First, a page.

11. The Exuberance of the Baroque
Artists, sculptors and architects developed the new classical art of the Renaissance along increasingly elaborate lines and new forms. It was a continuous search for the sensational. This development spread across Europe and the New World.
12. The Gothic art & architecture of France
Whilst the tribes of northern Europe were viewed as barbarian invaders by the south and their culture as foreign, nevertheless their Gothic art and architecture produced a tradition on a monumental scale which lasted for centuries in several countries.
13. The Vaulting Achievement of the English Cathedrals
Even before the Norman Conquest, French architecture had begun to cross the channel and for the next four hundred years it developed a particularly English character. Over the centuries it was continually creative and innovative and produced some of the finest building in Europe.
14. St Petersburg – the design of a new city
Because of the drive of two powerful individuals, a new city emerged to give Russia access to the Baltic. As well as Russian culture, it drew heavily on the traditions of classical Italy and established some of the greatest collections of art in the world.
15. St Petersburg – Parks and Palaces
Around the city the Tsars laid out magnificent parks and palaces for themselves and the nobility. As well as being summer retreats, these exuberant and lavish designs were intended to reflect the image and power of Russia.
16. Venice – Queen of the Adriatic
What was once a refugee camp on the coast of the Adriatic became a trade centre and then a wealthy republic with its own empire. A link between east and west, it produced some of the finest art, architecture and music in the world.
17. Antonio Gaudi
In the city of Barcelona at the end of the 19th century an astonishing genius produced forms of architecture unique to Catalonia. Widely regarded in Barcelona he was known to the rest of the world for his design of the cathedral of La Sagrada Familia.
18. The Far Eastern & Orient Express
A luxury train journey in the Far East from Singapore to Bangkok takes several days. Stopping along the way for excursions, including the infamous bridge over the river Kwai, we visit the different artistic traditions and cultures of Malaysia and Thailand.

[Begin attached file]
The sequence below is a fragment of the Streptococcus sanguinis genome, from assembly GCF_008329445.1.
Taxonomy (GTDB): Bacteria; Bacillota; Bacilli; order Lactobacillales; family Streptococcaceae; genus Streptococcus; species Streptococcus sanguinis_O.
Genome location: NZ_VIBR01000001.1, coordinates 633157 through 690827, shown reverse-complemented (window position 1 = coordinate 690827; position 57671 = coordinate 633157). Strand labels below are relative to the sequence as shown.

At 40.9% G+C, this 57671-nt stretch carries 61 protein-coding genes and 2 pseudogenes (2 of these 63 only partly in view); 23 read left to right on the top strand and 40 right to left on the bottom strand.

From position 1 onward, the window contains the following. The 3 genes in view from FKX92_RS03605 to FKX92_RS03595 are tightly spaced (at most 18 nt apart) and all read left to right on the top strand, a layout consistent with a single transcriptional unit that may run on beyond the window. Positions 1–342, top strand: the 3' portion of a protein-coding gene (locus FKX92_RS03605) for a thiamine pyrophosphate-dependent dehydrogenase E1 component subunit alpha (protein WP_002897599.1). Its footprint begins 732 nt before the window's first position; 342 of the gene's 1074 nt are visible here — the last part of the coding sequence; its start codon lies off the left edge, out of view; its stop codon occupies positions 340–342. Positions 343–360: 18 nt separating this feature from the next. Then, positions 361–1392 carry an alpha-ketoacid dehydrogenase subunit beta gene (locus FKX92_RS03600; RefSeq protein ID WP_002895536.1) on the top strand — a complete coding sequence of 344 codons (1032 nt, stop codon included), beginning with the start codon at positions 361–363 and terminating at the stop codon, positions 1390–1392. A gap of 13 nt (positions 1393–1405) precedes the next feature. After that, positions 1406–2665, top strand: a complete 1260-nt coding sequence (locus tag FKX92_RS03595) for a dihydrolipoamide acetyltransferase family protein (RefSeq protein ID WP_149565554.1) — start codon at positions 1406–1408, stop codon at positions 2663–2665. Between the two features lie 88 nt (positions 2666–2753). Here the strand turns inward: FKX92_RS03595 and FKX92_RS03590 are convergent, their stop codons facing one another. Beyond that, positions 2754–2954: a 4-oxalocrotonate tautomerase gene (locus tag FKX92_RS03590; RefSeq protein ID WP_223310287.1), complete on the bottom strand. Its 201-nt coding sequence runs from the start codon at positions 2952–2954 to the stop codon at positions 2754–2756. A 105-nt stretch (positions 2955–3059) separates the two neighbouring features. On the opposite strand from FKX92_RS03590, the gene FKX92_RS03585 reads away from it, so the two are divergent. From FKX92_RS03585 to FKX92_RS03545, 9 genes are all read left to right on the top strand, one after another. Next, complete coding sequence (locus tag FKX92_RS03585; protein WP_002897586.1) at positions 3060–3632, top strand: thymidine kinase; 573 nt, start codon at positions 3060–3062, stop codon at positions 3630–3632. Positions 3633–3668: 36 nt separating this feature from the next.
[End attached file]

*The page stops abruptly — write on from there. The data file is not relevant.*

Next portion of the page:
19. Cambodia – a lost civilisation
The story of a lost civilisation, influenced by Hinduism and Budhism, that disappeared some eight hundred years ago, leaving behind an incredible array of buildings and sculpture that was only re-discovered in the 19th century.
20. Pugin – God’s Romantic Victorian Architect
An extraordinary story of a self-educated man who was shipwrecked, bankrupted, widowed twice, yet kick-started the Gothic Revival and changed the face of Victorian England before he went mad and died at the age of 40.
21. Cities of Asia Minor
The major ancient cities of Asia Minor were all located in the vicinity of the eastern coast with easy access to the Aegean, ranging from Troy in the north to Hierapolis in the south. They were generally laid out in some variation of a rectangular grid with the major elements of agora, sanctuary, theatre, gymnasium and other public buildings.
22. Istanbul - Beauty on the Bosphorus
The two great religions of Christianity and Islam interacted with each other in the city of Constantinople. Christianity was the driving force behind the design of the cathedral of Hagia Sophia during the Byzantine era. When the Ottoman Turks took the city in 1453 this Christian cathedral became the prototype of the Islamic mosque.
23. Vienna - a waltz on the Danube
The Gothic spirit of Vienna is symbolized by the cathedral of Stephensdom, which stands out in a city that is overwhelmingly Baroque. Vienna's love of the arts is illustrated by the opera houses, theatres and museums that are found throughout the city. There are marvelous examples of Jugendstil, Vienna's own version of Art Nouveau.
24. Budapest - Diva of the Danube
There is an aesthetic tension in Budapest that matches the city's stormy political history. The result is a fascinating mosaic of Central European influences from Habsburg to Turkish, from French to Slavic. All these elements fuse in a flash of brilliance that is peculiarly Budapest.